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The Airmen's Stories - P/O J R Buchanan


James Richebourg Buchanan was born on 17th May 1915 at Oxenbridge Farm, Iden, Sussex.

His father, Bertram George Buchanan (1873-1962), was born in Madras, India and had served in the artillery in WW1, retiring as a Colonel with a Mention in Dispatches.

Its possible that James was given his second name to commemorate the 'Battle of the Boar's Head' on 30th June 1916 at Richebourg, west of Lille, where the 11th, 12th and 13th (Southdowns) Battalions of the Royal Sussex Regiment suffered heavy casualties.

JR Buchanan's mother, Kathleen Agnes Buchanan (nee Carter) was from Eton, Buckinghamshire, she and Bertram had married there in 1910.

A daughter, Janet (Jan) Buchanan (1912-1989) was a talented artist and a small artists' colony grew up around the farm in the 1920s (see below).



JR Buchanan was educated at Christ's Hospital School in Horsham, Sussex.

He was awarded Aero Certificate 12387 on 13th October 1937 at the London Aeroplane Club on 13th October 1937. His occupation was recorded as 'Aero engineering student'.



The 1939 Census has him living at Blaby, Leicestershire and working as a 'ground engineer' at Leicester Aero Club.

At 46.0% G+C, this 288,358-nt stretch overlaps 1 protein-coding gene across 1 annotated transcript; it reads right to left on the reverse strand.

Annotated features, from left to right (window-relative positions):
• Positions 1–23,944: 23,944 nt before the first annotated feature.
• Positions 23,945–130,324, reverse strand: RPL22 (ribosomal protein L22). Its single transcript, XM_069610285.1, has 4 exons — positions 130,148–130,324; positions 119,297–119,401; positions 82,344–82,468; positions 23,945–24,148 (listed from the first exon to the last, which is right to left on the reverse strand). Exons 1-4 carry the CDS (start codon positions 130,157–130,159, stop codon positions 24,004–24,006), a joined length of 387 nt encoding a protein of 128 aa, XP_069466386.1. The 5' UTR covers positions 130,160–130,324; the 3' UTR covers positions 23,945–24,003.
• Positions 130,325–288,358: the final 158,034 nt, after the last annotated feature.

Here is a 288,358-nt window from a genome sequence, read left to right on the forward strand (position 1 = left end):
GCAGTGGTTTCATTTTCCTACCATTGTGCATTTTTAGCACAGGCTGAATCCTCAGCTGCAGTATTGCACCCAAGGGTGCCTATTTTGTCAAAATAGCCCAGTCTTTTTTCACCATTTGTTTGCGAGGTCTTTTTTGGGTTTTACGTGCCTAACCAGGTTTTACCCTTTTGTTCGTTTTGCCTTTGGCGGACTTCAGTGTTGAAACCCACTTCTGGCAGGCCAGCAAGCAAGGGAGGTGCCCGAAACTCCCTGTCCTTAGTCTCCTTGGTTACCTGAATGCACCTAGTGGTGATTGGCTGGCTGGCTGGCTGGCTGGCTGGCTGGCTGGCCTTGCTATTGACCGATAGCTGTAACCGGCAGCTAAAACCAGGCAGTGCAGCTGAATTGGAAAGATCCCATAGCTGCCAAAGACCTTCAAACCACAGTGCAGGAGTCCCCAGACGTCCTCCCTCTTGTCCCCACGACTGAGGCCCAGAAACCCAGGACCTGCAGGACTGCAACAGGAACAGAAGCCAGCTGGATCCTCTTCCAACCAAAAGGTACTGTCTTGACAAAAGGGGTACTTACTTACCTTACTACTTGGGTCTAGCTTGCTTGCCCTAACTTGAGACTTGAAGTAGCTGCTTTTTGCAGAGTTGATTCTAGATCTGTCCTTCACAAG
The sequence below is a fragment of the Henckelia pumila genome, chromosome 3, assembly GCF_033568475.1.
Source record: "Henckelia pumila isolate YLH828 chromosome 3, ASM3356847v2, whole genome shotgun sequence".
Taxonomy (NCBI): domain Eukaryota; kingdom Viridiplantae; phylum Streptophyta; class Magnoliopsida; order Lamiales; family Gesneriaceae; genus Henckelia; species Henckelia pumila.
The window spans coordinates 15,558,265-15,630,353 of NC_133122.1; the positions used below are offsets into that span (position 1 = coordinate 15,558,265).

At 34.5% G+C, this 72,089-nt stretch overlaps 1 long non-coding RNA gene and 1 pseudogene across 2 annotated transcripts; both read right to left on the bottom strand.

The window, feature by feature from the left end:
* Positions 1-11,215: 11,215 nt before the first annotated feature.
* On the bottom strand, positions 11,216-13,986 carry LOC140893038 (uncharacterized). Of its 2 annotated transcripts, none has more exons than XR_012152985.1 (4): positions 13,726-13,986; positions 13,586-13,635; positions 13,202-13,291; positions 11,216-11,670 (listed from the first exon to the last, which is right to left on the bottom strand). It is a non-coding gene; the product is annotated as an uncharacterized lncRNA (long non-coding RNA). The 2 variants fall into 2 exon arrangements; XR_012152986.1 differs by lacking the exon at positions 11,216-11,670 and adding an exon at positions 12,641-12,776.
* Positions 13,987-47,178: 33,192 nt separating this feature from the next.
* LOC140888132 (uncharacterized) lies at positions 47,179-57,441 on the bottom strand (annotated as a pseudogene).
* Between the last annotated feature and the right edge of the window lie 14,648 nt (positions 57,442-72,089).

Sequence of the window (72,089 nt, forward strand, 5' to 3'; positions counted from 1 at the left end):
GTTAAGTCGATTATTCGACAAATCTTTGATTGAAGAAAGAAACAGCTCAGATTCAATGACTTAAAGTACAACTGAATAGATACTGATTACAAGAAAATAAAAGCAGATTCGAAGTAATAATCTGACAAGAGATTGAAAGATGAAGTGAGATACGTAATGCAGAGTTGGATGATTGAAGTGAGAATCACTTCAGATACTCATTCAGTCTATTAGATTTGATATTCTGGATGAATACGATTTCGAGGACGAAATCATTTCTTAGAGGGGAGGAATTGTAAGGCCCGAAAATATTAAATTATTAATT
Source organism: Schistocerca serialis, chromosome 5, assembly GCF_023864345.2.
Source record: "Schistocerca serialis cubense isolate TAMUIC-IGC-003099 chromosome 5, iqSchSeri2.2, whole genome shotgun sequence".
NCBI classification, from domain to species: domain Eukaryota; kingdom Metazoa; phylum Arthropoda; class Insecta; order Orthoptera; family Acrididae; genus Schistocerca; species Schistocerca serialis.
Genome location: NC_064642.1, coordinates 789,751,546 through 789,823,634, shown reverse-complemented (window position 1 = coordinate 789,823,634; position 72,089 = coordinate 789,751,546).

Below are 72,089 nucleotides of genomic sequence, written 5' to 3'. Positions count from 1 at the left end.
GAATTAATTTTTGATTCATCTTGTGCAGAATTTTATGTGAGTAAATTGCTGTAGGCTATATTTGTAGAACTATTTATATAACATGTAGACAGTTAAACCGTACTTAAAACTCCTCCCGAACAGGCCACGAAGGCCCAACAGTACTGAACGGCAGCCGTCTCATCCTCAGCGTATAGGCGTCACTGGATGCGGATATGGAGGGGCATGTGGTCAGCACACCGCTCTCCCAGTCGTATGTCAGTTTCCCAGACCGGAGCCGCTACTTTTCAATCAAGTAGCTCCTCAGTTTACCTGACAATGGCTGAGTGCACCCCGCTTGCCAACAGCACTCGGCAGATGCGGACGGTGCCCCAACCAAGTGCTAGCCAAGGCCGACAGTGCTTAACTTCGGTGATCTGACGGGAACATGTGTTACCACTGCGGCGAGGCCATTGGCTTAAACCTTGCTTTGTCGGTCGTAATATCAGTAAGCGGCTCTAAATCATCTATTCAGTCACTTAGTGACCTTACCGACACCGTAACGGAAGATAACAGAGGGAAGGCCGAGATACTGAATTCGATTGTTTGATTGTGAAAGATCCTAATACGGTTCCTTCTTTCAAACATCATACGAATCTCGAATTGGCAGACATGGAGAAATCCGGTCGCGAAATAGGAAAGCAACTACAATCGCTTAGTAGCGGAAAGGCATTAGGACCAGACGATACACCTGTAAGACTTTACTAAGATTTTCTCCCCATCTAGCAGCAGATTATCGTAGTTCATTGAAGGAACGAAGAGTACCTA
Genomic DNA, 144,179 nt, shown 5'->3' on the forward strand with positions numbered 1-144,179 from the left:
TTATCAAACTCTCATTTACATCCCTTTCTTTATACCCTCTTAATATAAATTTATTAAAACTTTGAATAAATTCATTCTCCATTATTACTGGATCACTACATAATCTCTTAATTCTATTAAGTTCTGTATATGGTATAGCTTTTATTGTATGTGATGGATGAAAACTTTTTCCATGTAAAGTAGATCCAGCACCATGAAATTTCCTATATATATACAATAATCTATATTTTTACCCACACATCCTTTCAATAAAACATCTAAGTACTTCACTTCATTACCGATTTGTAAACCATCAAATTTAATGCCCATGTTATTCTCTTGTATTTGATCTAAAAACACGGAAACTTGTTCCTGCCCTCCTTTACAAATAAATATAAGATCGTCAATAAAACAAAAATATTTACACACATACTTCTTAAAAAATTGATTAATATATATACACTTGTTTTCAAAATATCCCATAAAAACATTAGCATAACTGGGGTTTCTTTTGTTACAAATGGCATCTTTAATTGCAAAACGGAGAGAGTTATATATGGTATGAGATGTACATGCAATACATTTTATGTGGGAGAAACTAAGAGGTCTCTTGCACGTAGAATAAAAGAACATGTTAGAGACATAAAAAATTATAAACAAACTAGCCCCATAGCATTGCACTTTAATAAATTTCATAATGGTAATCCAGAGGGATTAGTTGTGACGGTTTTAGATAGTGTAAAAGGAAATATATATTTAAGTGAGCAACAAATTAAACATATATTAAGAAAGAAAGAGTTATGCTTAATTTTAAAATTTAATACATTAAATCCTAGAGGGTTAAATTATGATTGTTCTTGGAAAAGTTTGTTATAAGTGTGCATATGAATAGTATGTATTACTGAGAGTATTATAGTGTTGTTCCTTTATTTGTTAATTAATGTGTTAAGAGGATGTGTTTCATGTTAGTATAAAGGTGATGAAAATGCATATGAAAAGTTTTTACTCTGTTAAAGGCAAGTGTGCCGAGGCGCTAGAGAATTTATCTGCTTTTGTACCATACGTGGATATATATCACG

He joined the RAFVR in December 1937 as an Airman u/t Pilot. He was called up on 1st September 1939. After training at 19 OTU Kinloss, he was commissioned in December 1939 and was posted to 609 Squadron, also at Kinloss, on the 26th.



Flying from Drem on 27th February 1940, Buchanan shared in destroying a He111 which was attacking a convoy near St Abb's Head.

Over Dunkirk on 31st May he destroyed a Me109 and damaged a He111.

Buchanan was reported 'Missing' on 27th July 1940 after engaging a force of Ju87s over a convoy off Weymouth. The top cover of Me109s came down and it is thought that Buchanan was shot down by Oblt. Framm of 1/JG27. His Spitfire, N3023, crashed into the sea.

He was 25 years old and is commemorated on the Runnymede Memorial, Panel 7.


Above image courtesy of Dean Sumner.


He is also commemorated by a plaque in Iden Church (below).





Bertram Buchanan was a woodcut artist and his daughter Jan a painter, her 'Queen of the Harvest' (below), painted in 1930, possibly shows James as one of the men at her feet.


Above image courtesy of Philip Mould.


Another member of the group was the composer Dr. Martin Shaw (1875-1958), he knew James well and his death moved Shaw to compose a tribute called 'The Airmen'.

The artist Paul Nash and his wife Margaret lived at Oxenbridge Cottage from 1925 to 1930.



Nash later went on to paint the iconic 'Battle of Britain' (below).


Above image courtesy of the Imperial War Museum.


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